All-black costumes

Over the last few weeks, as we’ve biked around the neighborhood, the kids had noticed some houses where the residents obviously get really into Halloween. Not unsurprisingly, they were interested in visiting those houses on Halloween night. They were too far for us to go to every house along the way, so we decided to take the bike, and visit a few spots in our neighborhood.

I was a little sad, picking and choosing to go only to the houses with the great Halloween decorations. What I love about Halloween is the community, the way every kid in the neighborhood is out and about, and most of the parents as well. It’s an excuse to knock on every door and exchange a few pleasantries. You don’t even need a costume or a pumpkin to participate – just a bowl of candy and a welcoming porch light. Perhaps those undecorated houses are the most important to visit. That might be the lonely person who would love to admire children in costume.

We get some trick-or-treaters at our house, but not many. We live at the end of the block, and around the corner is a slightly busier street that has very few street-facing houses. Perhaps the door density on our corner isn’t high enough to attract kids for efficient candy gathering. The street we went to visit, only a few blocks away, has a consistent, continuous density of doors, and there were lots of groups of kids out and about.

This street has no sidewalks, but the street is narrow, and mostly quiet, so we are comfortable walking and biking on in the street every day, not just Halloween. We saw only a couple of cars while we were out tonight.

The bike was a good solution to the problem of wanting to go a little farther and a little faster than we would walking. It would have been easier if we didn’t need to wear helmets: each stop meant gloves off, helmet off, hat on, so we ended up walking more. The bike itself didn’t interfere with the magic of the night the way a car would. We could still greet our neighbors and slip in and out of driveways as needed.

Then we rode back on the arterial because we needed to get back for dinner, and we saw lots of cars and no people. Not surprising; that street is toxic every day of the year.

Don’t widen 124th Ave: my remarks to Kirkland City Council

I spoke to the Kirkland City Council as part of the budget hearing tonight. Here are my remarks:

Good evening council, Mayor, staff. My name is Michelle Plesko. I’m here tonight to ask you for something a little bit unusual. I’m asking you to take something out of the budget. I live in Kirkland. We are a single-car family with four kids. To get around we mostly bike, walk, or take the bus. My priorities in the budget are safe, convenient, comfortable streets for people walking and biking, and efficient transit. I thank you for all of the bike and pedestrian safety projects that are in the budget. I would like other families to be able to live like we do, for all of its many benefits to the individual, family, and community. I would also like to ease the burden on those who cannot or do not drive.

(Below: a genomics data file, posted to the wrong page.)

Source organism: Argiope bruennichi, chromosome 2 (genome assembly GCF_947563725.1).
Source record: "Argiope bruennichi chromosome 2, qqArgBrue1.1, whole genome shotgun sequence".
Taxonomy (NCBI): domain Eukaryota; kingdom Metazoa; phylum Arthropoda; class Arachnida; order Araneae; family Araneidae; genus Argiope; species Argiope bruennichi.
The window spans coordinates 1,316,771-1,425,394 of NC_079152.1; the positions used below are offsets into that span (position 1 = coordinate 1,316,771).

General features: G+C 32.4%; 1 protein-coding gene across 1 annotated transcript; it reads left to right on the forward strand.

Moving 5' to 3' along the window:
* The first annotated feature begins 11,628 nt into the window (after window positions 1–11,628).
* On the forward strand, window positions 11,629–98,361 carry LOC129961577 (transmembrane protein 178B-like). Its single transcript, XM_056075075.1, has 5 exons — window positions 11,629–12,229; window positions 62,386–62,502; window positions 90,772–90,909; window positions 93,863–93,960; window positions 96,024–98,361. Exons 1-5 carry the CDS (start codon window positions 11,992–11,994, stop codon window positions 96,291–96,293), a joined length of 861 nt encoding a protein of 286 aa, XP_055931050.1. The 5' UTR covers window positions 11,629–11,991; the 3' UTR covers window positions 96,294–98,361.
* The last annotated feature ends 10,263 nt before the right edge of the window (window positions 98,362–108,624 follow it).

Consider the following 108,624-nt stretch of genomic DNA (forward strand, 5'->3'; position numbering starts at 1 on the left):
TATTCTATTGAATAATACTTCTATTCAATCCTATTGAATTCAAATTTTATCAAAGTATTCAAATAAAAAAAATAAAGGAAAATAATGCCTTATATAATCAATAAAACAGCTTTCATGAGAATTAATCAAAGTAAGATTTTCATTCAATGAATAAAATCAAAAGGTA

In particular, I am concerned about the plan to widen 124th Ave from 3 lanes to 5, and the intersections in the area that are planned to be expanded. I would like to see these projects removed from the budget. This is not an effective use of money. Even if it were free, it would make the city worse.

When the city embarked on the Kirkland 2035 process, you got feedback that people wanted to city to be “green,” “sustainable,” and “walkable.” The Transportation Master Plan has a hierarchy of transportation modes: first people walking, then biking, then transit, freight, and last of all cars. It also embraces Vision Zero: a goal of zero deaths or serious injuries due to transportation in Kirkland. Widening 124th Ave is contrary to ALL of these goals. It will not make Totem Lake walkable. It will not make it safer, and by encouraging more car traffic and discouraging other modes, it will make Kirkland less green and sustainable. This neighborhood is right next to the CKC (Cross Kirkland Corridor). It has potential! This could be a very walk- and bike-friendly destination. Widening the street will ruin that.

Let’s think about characteristics of walkable neighborhoods. The streets are narrow. The crossings are short. Motor vehicles move slowly and carefully, and there aren’t too many of them. A five-lane street is the antithesis of this. When there are five lanes for cars, people get the message that “this street is for cars” and they don’t go there in any other mode. Worse, people driving get this message, and expect to have the highest priority on the street. Then they neglect to look for and yield to other users.

Five lane streets in cities mean that the transportation system has failed, and it’s time to find more efficient ways of moving people. Just look at Bellevue. A congested street needs improvements to walking, biking and transit, not more space for cars. The phenomenon of induced demand means that any extra car space will fill up, and then we’ll have a street that is not only congested, but also bigger, more dangerous, and less pleasant for everybody. When you design a street for cars, it fails for all users. When you design it for people, it works for all users. This is the paradox that needs to inform our budgeting.

On a five lane-street, it doesn’t matter how nice the sidewalks are, or even if the bike lanes are protected. The intersections are wide, and people walking and biking are exposed at intersections. Wider streets are more dangerous for all users. Side-impact crashes double when you go from one approaching lane to two.